Having studied under Frank Auerbach at the Slade School of Art in the 1960s, Peter Prendergast moved to Bethesda, north Wales. There, with works of brutal expression and powerful drama, this son of a Cardiff coal miner forged a reputation as one of Britain’s foremost landscape painters. Drawn from the artist’s personal studio archive, this new exhibition explores the course of his five-decade career, from talented, dedicated beginner to formidable and internationally recognized artist.
The very early work Winding Gear, Windsor Colliery, Abertridwr, [No. 22] is a reflection of what would become Prendergast’s life-long devotion to place, and Wales in particular. Close his home in North Wales was the enormous Penrhyn Slate Quarry. Worked for over 200 years, Prendergast reckoned it was the largest manmade hole in the world. Such is the great cultural significance of this Welsh landscape of terraces, pools, pits and tips, it has recently been nominated as a UNESCO World Heritage site.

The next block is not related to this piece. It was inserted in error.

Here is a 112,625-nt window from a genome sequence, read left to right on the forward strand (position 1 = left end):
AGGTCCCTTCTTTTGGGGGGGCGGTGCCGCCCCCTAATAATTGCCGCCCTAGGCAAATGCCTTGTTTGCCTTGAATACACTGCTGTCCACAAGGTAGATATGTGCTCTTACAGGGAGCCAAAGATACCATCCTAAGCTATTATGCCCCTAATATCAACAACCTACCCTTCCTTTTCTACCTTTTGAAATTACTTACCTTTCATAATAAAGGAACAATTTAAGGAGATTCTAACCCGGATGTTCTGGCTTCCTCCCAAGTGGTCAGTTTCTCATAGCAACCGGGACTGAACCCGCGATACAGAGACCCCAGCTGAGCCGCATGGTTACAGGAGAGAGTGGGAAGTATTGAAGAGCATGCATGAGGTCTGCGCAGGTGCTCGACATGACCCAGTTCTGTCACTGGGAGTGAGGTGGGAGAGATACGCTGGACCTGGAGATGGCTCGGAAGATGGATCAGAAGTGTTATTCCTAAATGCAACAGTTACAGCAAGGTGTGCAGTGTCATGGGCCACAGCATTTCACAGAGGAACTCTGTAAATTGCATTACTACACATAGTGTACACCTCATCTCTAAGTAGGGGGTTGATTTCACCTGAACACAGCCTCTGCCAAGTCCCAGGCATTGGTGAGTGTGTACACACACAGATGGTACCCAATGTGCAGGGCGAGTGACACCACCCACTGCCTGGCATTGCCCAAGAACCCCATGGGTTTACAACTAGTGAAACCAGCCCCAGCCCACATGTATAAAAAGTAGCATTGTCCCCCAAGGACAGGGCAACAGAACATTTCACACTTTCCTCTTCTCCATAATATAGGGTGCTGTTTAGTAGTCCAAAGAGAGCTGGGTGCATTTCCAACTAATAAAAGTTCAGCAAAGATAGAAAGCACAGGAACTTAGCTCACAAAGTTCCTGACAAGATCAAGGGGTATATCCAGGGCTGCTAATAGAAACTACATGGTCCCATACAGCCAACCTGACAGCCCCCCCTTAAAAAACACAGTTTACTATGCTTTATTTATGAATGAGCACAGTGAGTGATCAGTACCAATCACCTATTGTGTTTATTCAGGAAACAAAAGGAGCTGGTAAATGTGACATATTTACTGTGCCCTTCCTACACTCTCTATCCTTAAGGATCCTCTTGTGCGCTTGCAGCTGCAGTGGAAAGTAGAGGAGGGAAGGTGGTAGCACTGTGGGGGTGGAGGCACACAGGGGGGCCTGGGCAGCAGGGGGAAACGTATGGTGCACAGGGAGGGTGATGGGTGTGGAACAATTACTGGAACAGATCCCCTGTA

Working up close, Prendergast spent years trying to capture it in paint, ink, charcoal, graphite and in 1984 his epic painting ‘Bethesda Quarry’ was shown in the Tate Gallery’s landmark exhibition,‘The Hard-Won Image’. That this was a landmark was perhaps not fully appreciated at the time, though it included work by such luminaries as Frank Auerbach, Francis Bacon, Lucian Freud, Maggie Hambling, David Hockney, Howard Hodgkin, Leon Kossoff and Henry Moore.
It’s an impressive list of names, and thirty-six years on they resonate as the very best in modern British art, in what now seems like a glorious era. That Prendergast was there – and that the Contemporary Art Society presented Bethesda Quarry to the Tate the same year – is tesmimony to his position within modern British art.
“Peter Prendergast has the rare ability to look at landscape
and see both its material reality and its spiritual potential. This means that we believe in what he shows us, however extravagant the surging colour or the splendid complexities of form ... Prendergast carries us away with him into his
own vision, which then becomes our own.” Sister Wendy Beckett, 1993